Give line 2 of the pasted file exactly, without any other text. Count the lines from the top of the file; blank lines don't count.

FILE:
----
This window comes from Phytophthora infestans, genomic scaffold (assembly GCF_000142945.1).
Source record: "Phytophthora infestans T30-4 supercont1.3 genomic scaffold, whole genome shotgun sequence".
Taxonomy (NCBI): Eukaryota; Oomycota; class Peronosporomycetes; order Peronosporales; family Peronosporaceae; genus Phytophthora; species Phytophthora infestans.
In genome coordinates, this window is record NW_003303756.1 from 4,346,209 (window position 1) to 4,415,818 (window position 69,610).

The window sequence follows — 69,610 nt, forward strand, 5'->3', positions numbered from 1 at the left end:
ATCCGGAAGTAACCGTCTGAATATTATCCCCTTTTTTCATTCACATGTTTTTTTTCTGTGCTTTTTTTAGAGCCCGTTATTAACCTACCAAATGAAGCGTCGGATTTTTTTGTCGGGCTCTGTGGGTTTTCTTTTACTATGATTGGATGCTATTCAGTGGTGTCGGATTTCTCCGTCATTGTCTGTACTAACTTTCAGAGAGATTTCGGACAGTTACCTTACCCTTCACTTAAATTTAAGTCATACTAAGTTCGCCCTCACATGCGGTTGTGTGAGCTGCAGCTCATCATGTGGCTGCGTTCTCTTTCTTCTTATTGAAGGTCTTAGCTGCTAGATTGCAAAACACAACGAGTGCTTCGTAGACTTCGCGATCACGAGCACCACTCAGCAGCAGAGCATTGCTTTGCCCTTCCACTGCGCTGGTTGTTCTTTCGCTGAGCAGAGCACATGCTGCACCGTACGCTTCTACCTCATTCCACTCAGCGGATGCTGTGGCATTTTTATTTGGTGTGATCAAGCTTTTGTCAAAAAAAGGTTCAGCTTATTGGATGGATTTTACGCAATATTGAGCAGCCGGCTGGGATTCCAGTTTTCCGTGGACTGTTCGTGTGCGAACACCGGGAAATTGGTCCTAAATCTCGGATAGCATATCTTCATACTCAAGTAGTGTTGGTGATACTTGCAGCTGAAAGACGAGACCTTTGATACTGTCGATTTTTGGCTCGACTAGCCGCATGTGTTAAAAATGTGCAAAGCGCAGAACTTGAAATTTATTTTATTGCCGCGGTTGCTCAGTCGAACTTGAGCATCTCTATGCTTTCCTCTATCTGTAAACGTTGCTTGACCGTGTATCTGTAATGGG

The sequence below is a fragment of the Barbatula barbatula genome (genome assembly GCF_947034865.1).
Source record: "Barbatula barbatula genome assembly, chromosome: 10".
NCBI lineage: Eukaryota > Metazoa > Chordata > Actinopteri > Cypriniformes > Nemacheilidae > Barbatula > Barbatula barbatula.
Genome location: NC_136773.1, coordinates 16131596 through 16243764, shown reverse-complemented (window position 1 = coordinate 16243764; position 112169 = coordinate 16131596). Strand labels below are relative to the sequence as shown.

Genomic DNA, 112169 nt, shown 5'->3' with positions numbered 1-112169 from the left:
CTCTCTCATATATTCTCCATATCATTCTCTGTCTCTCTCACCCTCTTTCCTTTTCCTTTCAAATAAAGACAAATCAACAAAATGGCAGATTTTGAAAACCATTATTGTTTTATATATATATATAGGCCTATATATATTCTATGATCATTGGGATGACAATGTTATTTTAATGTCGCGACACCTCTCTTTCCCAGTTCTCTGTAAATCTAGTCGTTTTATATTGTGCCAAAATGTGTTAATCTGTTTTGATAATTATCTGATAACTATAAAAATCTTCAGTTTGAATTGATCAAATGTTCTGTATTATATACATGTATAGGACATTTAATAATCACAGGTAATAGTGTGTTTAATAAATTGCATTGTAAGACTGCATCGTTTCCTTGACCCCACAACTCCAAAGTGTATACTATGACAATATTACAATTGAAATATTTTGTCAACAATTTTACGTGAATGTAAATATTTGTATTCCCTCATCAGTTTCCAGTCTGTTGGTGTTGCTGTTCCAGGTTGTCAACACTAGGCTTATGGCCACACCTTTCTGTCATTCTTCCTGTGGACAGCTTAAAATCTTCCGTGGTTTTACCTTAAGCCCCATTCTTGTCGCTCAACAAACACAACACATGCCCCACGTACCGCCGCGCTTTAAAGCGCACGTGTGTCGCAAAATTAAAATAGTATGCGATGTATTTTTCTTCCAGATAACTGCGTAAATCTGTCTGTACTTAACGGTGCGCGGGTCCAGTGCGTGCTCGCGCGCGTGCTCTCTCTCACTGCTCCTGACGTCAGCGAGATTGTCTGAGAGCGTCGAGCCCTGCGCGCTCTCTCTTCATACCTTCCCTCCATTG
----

Source record: "Phytophthora infestans T30-4 supercont1.3 genomic scaffold, whole genome shotgun sequence".